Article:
Clad in a blue sequined dress and Cruella de Vil wig, Manny Yekutiel is working the room. His venue, an eponymous Mission District cafe and event space, brims with the political who’s-who of San Francisco, and he knows everyone. It’s the night of the special election to decide whether to recall Gov. Gavin Newsom, and Manny’s is hosting the biggest party in town.
In spite of the vaccination and masks requirement, excitement is too high for social distancing. Manny’s is packed, constituents and reporters rubbing shoulders with city supervisors, state assemblymen, and members of California’s most prestigious political families.
“Tonight, someone out there is holding a beer for me, and I’m going to drink it and have a little fun,” says Christine Pelosi, the congresswoman’s daughter, after the election is called in Newsom’s favor. “Then, we’re all going to come back to Manny’s, and get back to work to keep Nancy Pelosi speaker of the house!”
Founded in 2017, Manny’s has earned more press than most restaurants and cafes in The City, mainly because of its high-profile political events featuring politicians like Mayor London Breed and District Attorney Chesa Boudin. If you only knew San Francisco politics from what’s printed in the papers, you might think of Manny’s as the sole civic gathering space in The City.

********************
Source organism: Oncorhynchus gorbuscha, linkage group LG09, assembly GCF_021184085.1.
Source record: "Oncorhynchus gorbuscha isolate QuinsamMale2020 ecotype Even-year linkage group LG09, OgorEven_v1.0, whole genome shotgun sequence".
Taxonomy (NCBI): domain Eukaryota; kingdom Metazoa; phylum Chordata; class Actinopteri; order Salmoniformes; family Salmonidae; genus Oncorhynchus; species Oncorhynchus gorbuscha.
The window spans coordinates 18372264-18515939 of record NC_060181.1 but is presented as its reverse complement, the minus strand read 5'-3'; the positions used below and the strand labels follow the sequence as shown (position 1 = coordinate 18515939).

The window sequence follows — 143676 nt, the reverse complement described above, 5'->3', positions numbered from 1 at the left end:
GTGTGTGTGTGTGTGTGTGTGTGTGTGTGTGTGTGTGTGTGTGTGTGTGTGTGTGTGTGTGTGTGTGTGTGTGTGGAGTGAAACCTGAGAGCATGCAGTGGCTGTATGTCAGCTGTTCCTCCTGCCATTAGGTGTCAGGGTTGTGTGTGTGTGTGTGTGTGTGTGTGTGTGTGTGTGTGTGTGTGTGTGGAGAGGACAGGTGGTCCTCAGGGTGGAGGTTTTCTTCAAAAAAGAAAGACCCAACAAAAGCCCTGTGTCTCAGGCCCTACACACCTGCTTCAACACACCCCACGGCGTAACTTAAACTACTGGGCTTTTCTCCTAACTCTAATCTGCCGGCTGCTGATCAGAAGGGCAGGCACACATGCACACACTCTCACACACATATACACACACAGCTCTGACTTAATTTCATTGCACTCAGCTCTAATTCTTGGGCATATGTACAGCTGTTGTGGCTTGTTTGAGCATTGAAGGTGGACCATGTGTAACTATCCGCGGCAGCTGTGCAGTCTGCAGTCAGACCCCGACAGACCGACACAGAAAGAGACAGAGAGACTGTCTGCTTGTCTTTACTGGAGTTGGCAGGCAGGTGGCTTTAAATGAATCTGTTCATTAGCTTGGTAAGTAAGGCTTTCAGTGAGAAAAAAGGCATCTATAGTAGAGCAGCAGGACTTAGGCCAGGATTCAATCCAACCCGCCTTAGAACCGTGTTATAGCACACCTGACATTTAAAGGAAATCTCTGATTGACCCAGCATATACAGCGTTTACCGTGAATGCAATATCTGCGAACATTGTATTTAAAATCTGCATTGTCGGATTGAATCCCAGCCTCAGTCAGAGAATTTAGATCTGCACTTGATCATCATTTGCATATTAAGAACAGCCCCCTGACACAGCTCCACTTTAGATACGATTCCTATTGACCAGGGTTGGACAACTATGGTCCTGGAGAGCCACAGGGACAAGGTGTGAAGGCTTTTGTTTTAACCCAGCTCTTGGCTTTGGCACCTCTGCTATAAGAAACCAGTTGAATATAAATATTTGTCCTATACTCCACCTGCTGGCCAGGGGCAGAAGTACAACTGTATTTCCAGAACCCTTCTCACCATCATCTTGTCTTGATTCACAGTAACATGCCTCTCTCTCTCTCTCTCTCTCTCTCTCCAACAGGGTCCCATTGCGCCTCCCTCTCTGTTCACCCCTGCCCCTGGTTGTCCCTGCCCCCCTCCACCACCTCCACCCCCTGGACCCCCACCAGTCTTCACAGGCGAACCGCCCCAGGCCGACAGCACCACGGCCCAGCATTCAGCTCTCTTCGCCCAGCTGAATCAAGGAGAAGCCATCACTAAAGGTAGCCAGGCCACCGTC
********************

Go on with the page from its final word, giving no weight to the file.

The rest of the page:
But some Mission residents don’t know about it at all. Mireya Leon, who’s lived in the neighborhood for the past 19 years, said that she’s “very familiar with that area, and had no idea (Manny’s) was there.”
That’s because, for all the media attention it gets, Manny’s is not the center of the San Francisco political universe. It is, however, the center of Yekutiel’s world.
Take a look around Manny’s and his fingerprints appear to be all over the place: Yekutiel is religiously Jewish, and a mezuzah hangs near every door. He’s also proudly gay, and the artwork of Simón Malvaez, featuring colorfully drawn, handsome and half-naked men, hangs on the walls. Persian rugs, rich jewel tones, and winding vines give the space a vaguely Mediterranean feel, which Yekutiel says is meant to recall the intellectual coffeehouses of the Ottoman Empire.
But Yekutiel says he doesn’t want to take up the attention. “I don’t want it to feel like ‘this is a place for Manny, and what Manny believes in, and what Manny cares about,’” he explained. “I want people who work in civic, political, nonprofit and social justice to feel ownership over this space.”